Administrators at several Rockland County religious schools agreed Monday to allow fire inspections, defusing a standoff between the local government and the Orthodox Jewish community there.
The schools last week turned away inspectors planning to conduct routine fire-safety checks. Dennis Lynch, an attorney who represents many of the schools, said they were concerned they wouldn’t receive fair treatment from an administration they believed was biased against them.
Rockland County Executive Ed Day denied the allegation and said the inspections were to ensure the safety of children. Further, he said, if inspectors were turned away, the county would obtain warrants to enter the school facilities.
On Monday, Mr. Lynch reversed course, saying the inspectors would be allowed later this week to avoid going to court.
“My sole goal now and that of my clients is to have inspections arranged beginning this Wednesday,” he said in an email to Rockland County officials. “Please join with me in this effort now if the county is truly concerned about school safety and not politics and publicity.”
Mr. Day, a Republican, said Monday he was happy that the county could avoid going to court over the matter.
“Our goal has always been to ensure these schools are safe,” he said.
The quarrel over the fire inspections is the latest flashpoint between the growing Orthodox Jewish community in Rockland County, located about 15 miles northwest of Manhattan, and its neighbors.
Tensions have previously focused on East Ramapo schools, located in the county, where the school board is controlled by Orthodox Jewish men who send their children to private religious schools, even though most of the public-school students there are black or Latino. The state in 2015 installed a monitor to oversee the school district, following criticism that it was mismanaged and excessively cut public-school services.
The New York State Education Department asked Rockland County authorities in May to make fire inspections at 26 private schools that hadn’t filed their annual fire-safety reports with the state and to reinspect another 23 private schools. Most of those schools are religious Jewish schools, many of them very small, located in Orthodox Jewish neighborhoods in the town of Ramapo.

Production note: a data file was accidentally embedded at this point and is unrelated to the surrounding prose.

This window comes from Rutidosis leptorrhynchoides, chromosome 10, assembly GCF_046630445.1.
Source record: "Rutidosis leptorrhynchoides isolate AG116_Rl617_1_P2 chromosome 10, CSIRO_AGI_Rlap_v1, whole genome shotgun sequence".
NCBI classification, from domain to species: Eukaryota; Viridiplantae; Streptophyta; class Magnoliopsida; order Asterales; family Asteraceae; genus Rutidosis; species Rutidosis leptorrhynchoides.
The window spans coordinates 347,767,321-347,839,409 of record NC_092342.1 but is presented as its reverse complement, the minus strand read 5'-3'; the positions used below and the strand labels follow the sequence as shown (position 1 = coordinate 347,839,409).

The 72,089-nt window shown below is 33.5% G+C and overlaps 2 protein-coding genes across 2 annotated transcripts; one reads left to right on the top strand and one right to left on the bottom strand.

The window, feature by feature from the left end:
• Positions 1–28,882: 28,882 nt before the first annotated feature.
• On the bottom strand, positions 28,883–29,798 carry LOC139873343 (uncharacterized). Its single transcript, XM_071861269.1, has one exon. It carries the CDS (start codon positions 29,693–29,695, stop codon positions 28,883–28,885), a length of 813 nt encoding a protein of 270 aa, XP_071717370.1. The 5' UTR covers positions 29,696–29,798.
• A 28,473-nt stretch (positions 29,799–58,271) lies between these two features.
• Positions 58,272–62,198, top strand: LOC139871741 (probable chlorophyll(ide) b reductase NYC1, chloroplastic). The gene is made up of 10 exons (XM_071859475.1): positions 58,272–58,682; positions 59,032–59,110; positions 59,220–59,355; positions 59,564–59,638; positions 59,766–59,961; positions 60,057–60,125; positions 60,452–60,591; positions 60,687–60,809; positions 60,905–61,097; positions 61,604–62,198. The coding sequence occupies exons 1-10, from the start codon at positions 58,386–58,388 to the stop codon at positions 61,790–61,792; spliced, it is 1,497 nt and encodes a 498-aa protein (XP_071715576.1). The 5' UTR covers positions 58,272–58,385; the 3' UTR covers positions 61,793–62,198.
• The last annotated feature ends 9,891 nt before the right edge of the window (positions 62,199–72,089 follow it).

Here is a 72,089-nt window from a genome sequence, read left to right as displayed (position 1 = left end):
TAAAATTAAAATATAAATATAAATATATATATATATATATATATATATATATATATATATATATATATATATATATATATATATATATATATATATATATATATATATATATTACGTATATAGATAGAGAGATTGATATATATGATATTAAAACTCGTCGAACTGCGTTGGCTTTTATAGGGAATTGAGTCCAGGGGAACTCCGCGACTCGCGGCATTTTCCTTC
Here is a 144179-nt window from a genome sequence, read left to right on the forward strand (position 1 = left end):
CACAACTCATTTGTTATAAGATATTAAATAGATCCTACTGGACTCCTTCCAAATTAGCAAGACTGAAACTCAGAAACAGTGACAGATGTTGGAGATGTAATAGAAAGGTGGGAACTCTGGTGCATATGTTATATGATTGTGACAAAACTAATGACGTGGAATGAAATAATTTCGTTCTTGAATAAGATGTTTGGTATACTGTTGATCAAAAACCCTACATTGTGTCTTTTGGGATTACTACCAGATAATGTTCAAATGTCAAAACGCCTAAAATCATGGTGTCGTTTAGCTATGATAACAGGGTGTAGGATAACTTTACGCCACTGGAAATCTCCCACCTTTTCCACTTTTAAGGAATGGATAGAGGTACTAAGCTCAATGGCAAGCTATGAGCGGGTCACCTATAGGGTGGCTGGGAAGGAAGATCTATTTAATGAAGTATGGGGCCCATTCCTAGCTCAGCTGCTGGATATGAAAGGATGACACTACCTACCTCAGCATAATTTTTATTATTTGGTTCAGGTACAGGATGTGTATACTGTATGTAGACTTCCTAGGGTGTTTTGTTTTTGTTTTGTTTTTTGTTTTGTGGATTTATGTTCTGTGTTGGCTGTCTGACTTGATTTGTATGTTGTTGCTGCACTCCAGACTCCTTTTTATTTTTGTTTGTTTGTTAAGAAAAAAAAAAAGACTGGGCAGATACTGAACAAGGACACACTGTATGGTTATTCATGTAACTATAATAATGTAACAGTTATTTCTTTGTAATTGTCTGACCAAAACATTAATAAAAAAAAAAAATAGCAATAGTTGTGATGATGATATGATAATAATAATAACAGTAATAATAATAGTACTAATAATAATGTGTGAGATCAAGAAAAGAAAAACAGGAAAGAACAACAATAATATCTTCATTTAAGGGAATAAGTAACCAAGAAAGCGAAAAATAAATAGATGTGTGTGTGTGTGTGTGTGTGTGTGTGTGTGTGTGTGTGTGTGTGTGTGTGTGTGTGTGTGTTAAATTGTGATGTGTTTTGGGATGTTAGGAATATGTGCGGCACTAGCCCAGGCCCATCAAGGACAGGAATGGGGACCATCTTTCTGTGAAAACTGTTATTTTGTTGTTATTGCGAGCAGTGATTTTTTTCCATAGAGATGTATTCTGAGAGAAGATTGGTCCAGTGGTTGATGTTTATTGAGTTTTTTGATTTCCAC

A spokeswoman for the department said it expects all schools, public and private, to comply with fire inspections for health and safety reasons. “We will assess the appropriate next steps if schools fail to comply over the next several weeks,” she said.
Assemblyman Ken Zebrowski, a Democrat whose district includes parts of Rockland County, said his office became involved in this issue about a year ago, following a fire at a private school where firefighters found dangerous conditions.
Mr. Zebrowski’s office later contacted the education department to discuss inspections, he said. “We are risking a tragedy and can prevent one by ensuring their safety.”
The religious schools, however, were apprehensive about the county’s role in the inspections, said Rabbi Chaim Dovid Zwiebel, executive vice president of Agudath Israel of America, an Orthodox Jewish advocacy group.
“The incumbent administration in the county is perceived by the community to be hostile in many ways to the growth of the community,” he said.
Mr. Lynch, the attorney representing the schools, complained in a May 27 letter to the education department about Mr. Day’s announcement that inspections would soon occur. Mr. Day was using the religious differences in the community to politicize the issue of school safety, Mr. Lynch said.
Mr. Day denied the claim and said that Mr. Lynch’s advice to his clients was “putting children at risk.” Mr. Lynch said he was never opposed to fire inspections, but questioned whether the county had the authority to lead them.
After the exchange of sharp words, it seems that inspections will move forward on Wednesday.
“Hopefully today’s announcement brings us a step closer to ensuring the safety of Rockland students,” Mr. Zebrowski said.